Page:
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Shabbat Parashat Vayakhel| 5764

Ask the Rabbi

Question: If you give someone a present in the form of a donation to charity in his name, can it be taken from ma’aser money?
Answer: This is a fascinating question that we have not found explicitly in halachic literature. There is a related concept that one cannot use an animal that was already set aside for a sacrifice in order to fulfill an obligatory sacrifice (Chagiga 7b). In other words, at times one cannot kill two birds with one stone. However, that is not a halachic source for your case.
 So let’s analyze the case logically from a halachic perspective. The money you give to charity insomeone’s name can count toward ma’aser, if you like. The problem is that then, you’re not really giving your friend a present. The idea of giving a gift in the form of a donation in the recipient’s name/honor is to say as follows: “I know that you care more for the needy than you do about a new tie. So the money that would have gone for the tie, I’ll use for the poor, and it’s as if you gave the donation.” But over here, that isn’t happening, but the following. The money, which anyway had to go to charity and could not be used for a friend’s tie, is going to the same place it would have if your friend didn’t have an occasion. So, in effect, one who uses ma’aser money for a present is unknowingly withholding a present and deceiving his friend.
 There maybe room for leniency in the following cases.
1) A person cannot afford to give ma’aser and is, thus, exempt from that rate of tzedaka, but he really wants to give as much as possible to the needy. So he accepts upon himself the praiseworthy practice of giving ma’aser, but he makes a condition that it will include presents. In this case, one could argue that he is not fully deceiving his friends, because more money does go to charity because of their altruism in accepting the donation instead of a gift. This is because the alternative is that he legitimately would not have accepted the practice of ma’aser.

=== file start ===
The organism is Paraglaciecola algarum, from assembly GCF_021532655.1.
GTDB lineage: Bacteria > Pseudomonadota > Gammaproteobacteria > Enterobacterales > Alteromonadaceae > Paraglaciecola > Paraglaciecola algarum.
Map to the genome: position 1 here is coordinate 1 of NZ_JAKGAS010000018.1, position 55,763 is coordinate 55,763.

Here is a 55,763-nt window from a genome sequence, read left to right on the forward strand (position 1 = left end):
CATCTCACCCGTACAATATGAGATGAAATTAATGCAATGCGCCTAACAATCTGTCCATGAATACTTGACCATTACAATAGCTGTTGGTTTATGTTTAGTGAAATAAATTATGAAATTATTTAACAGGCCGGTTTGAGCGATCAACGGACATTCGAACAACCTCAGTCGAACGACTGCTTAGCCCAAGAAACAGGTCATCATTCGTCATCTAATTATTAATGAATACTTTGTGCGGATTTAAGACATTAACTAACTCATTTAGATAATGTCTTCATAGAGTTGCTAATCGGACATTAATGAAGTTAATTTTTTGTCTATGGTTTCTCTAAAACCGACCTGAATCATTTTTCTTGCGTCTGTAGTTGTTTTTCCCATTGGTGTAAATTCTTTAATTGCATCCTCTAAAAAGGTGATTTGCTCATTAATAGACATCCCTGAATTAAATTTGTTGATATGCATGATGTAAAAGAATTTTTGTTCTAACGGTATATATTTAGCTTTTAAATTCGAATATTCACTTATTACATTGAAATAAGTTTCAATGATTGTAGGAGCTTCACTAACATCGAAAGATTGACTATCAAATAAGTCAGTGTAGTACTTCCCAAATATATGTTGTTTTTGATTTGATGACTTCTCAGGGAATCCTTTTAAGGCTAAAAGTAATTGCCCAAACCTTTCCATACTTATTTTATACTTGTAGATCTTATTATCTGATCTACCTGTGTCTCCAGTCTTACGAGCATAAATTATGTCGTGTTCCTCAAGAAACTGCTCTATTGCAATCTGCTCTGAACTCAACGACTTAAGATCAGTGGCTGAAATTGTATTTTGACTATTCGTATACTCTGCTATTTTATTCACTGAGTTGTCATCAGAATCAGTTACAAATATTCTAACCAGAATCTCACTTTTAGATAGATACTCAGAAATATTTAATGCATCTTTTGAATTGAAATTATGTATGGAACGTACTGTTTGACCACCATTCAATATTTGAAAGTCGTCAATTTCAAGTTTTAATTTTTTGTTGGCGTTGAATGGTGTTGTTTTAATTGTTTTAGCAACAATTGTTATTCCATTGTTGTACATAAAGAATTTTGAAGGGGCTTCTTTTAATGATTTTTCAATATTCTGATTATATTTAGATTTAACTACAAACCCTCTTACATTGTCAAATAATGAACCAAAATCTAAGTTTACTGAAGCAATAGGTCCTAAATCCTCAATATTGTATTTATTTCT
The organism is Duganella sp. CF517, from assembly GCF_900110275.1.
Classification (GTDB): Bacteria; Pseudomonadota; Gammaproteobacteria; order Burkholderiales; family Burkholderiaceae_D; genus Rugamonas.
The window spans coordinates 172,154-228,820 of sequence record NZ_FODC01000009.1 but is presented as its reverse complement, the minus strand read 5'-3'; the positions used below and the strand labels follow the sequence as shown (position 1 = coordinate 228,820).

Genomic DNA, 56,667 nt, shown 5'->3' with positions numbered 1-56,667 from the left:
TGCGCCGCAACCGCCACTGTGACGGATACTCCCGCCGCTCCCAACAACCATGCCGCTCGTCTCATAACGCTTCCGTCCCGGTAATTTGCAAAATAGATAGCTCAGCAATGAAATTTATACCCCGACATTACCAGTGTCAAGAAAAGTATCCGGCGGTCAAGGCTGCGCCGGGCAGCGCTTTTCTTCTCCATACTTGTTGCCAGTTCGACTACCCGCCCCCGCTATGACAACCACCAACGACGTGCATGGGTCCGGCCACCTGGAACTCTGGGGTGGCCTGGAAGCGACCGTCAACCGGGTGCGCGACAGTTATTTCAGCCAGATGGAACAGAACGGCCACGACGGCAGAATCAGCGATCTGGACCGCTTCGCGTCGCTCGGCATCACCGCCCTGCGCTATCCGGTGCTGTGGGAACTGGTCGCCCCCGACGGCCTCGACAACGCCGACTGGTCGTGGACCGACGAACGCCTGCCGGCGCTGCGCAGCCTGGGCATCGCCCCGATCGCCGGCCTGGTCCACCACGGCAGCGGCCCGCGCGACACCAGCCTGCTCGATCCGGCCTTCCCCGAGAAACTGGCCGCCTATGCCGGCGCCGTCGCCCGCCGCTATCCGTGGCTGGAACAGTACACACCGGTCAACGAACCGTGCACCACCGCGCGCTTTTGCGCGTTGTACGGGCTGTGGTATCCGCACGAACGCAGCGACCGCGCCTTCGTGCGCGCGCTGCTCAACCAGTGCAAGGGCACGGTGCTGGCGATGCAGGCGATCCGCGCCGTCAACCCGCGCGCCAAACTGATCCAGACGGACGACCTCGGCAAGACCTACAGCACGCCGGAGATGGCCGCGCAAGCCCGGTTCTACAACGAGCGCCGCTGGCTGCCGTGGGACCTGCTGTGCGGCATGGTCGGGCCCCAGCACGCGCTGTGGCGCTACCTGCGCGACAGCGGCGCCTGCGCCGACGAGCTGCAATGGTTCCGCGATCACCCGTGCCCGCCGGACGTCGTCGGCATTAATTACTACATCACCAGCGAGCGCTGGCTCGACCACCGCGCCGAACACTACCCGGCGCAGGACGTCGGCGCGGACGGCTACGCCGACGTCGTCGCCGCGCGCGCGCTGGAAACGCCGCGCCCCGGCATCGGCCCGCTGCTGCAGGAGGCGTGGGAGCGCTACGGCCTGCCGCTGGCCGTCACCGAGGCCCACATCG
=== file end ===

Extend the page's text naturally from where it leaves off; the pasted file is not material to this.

2) If one picks the recipient of the charity to fit his friend’s preferences, then, in effect, he is giving a gift to his friend, namely, tovat hana’ah. Tovat hana’ah is the indirect benefit that one receives by giving a donation. For example, a donor may get special treatment and even specific favors from the recipient. The donor can benefit from the good feeling of knowing that people he cares about are being provided for, and it is fully legitimate for the recipient to be a friend or relative. A receipt that enables a tax break is certainly tovat hana’ah. Although tovat hana’ah is actually worth money, we don’t say that its estimated value should be reduced from the sum of tzedaka he isconsidered as having given. If one chooses a charity that he would not have given to, because he knows it is beloved to his friend, then he is giving a gift of tovat hana’ah. However,the actual present is not the face value of the donation, but its relative tovat hana’ah.
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This edition of Hemdat Yamim is
dedicated to the memory of R’ Meir  ben
Yechezkel Shraga Brachfeld o.b.m.

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